Texas Ended Its Special Education Cap In 2017, But The Policy Has Had Long-Lasting Effects 

Students with more mild impairments who couldn’t get access to special education were much less likely to graduate from high school or go to college.

By Alexandra HartNovember 5, 2019 2:34 pm

In 2004, the Texas Education Agency put a limit on the percentage of students it would allow into special education programs, which affected thousands. The Houston Chronicle exposed the illegal policy in 2016, and the investigation led to the Texas Legislature barring the agency from imposing such limits. 

Even so, the cap is still having an effect. A new study from researchers at the University of California, Davis and Cornell University found that students denied access to special education were significantly less likely to graduate from high school and also less likely to enroll in college.

Briana Ballis is a co-author of the study, and says the policy had long-lasting effects, especially on students with more mild impairments like attention deficit hyperactivity disorder, known as ADHD.

“It kicked off students from participating in special education, and also led to large reductions in the number of students who were eventually diagnosed across the state,” Ballis says.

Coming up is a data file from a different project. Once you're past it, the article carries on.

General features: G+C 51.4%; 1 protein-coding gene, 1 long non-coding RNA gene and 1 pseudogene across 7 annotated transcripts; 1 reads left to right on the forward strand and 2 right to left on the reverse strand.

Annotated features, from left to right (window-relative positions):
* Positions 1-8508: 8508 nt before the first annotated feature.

She says low-income and minority students with disabilities were affected most. Those students lacked resources outside the classroom to help them succeed. Ballis says now, it’s up to TEA to check up on those students – most of whom are now college-age – to try to make up for the policy. 

“Since we find such large effects on college enrollment and attainment, I think it’s going to be important to follow up with students who were impacted by this policy,” she says.

Editor’s note: the headline was updated to reflect that TEA ended the cap in 2017 after the Houston Chronicle’s investigation was published in 2016.


Written by Libby Cohen.